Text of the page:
What is that trying to explain then?
 
M

mattmoo1974

  • Thread Starter Thread Starter
  • #24
Quote from Appendix 2 of OSG - first paragraph.

The tables in this appendix provide max permissible measured earth fault loop impedences Zs............... .............The values are those that must not be exceeded in the tests carried out under 10.3.6 at an ambient temp of 10 deg C. Table 2E provides correction factors for other ambient temperatures.

What is that trying to explain then?
OSG is the mini BS7671
and GN3 tells the truth in plain old english :)
 
C

chiplard

  • Thread Starter Thread Starter
  • #25
So let me get this straight then.

BS7671 gives max Zs for normal conductor operating temperature

OSG applies the correction factor for an ambient temp of 10 deg C

GN3 states that the figures are only to be used if the ambient temp is 10 - 20 deg C - any lower or higher than this range then the correction factors must be applied.

GN3 also states that the tabulated figures only apply if the nominal voltage is 230V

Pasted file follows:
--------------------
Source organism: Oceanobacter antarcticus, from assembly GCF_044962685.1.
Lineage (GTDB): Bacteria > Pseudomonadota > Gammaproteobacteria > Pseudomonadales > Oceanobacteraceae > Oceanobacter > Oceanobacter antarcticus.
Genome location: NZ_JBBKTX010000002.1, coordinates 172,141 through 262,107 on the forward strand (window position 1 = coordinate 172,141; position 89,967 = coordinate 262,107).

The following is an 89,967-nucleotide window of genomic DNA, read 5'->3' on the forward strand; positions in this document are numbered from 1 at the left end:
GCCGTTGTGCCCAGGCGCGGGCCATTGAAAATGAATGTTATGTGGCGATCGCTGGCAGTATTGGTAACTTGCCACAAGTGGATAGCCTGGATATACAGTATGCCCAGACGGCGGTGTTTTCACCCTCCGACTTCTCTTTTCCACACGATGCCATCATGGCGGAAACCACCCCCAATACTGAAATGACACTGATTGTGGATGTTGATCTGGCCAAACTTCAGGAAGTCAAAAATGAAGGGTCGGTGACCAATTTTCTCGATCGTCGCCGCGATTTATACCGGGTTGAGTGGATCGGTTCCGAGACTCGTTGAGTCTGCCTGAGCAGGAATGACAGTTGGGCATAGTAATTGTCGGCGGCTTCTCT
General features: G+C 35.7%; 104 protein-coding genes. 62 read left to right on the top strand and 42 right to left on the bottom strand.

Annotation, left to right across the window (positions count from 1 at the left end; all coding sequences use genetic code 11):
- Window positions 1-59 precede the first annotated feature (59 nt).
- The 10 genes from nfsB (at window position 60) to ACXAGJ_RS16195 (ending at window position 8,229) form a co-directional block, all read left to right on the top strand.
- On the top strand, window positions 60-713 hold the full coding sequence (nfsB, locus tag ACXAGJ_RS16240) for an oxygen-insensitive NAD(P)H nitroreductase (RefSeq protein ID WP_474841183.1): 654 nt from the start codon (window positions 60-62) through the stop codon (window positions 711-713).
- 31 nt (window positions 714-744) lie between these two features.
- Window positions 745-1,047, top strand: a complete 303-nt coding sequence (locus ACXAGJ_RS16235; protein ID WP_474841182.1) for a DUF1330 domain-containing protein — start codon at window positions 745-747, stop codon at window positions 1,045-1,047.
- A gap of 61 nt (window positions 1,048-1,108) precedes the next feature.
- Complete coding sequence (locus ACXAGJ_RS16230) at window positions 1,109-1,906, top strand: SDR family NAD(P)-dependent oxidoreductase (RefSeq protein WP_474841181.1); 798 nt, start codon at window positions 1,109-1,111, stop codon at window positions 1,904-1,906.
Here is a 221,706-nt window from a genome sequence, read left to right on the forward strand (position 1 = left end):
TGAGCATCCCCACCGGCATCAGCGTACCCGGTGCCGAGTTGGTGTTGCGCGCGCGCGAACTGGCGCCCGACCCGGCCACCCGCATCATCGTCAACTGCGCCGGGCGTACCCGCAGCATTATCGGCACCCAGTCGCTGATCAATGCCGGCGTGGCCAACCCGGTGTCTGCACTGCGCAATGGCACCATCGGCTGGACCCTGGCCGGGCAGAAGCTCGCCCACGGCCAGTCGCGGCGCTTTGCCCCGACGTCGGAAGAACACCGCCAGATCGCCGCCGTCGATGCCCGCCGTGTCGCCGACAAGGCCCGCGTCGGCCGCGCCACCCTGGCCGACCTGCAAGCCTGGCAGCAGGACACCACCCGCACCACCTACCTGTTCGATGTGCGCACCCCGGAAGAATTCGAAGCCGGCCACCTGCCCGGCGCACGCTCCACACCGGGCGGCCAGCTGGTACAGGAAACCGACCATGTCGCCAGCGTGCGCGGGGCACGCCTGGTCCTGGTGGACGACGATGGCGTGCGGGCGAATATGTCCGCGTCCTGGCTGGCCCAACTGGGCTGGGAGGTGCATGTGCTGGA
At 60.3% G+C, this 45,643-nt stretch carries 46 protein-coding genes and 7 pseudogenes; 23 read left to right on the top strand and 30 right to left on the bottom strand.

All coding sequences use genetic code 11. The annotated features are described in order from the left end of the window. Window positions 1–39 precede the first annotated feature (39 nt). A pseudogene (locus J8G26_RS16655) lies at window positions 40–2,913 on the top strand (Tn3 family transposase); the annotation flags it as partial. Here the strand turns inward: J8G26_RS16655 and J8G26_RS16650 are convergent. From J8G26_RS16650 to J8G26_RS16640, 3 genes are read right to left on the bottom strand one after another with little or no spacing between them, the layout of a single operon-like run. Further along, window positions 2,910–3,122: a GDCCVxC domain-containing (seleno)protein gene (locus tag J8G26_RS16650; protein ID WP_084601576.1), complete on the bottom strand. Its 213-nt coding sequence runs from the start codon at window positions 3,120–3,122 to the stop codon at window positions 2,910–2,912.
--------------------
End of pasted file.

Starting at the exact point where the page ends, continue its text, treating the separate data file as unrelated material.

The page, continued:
If the variables you have differ from the above then you must calculate to ascertain your max allowable Zs.

Is that right?
 
G

Guest 004

  • Thread Starter Thread Starter
  • #26
lol, welcome to the art of testing, BS7671 is the bible. I think what is important here is the actual reading obtained, if the reading is close to the max Zs allowed, then I would suggest doing some calculations. Otherwise I would just stick to what BS 7671 states.
 
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chiplard

  • Thread Starter Thread Starter
  • #27
So my first post in this thread was right then!!!!!!!
 
B

brizospark

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  • #28
Always go by the BRB and like previous posts say if the reading you are getting is close to it then you will have to carry out calculations to see if it passed the 80 percent figure. This figure is used for to compensate for various variables including temperature and the way I se is is the IEE's way of erring on the side of caution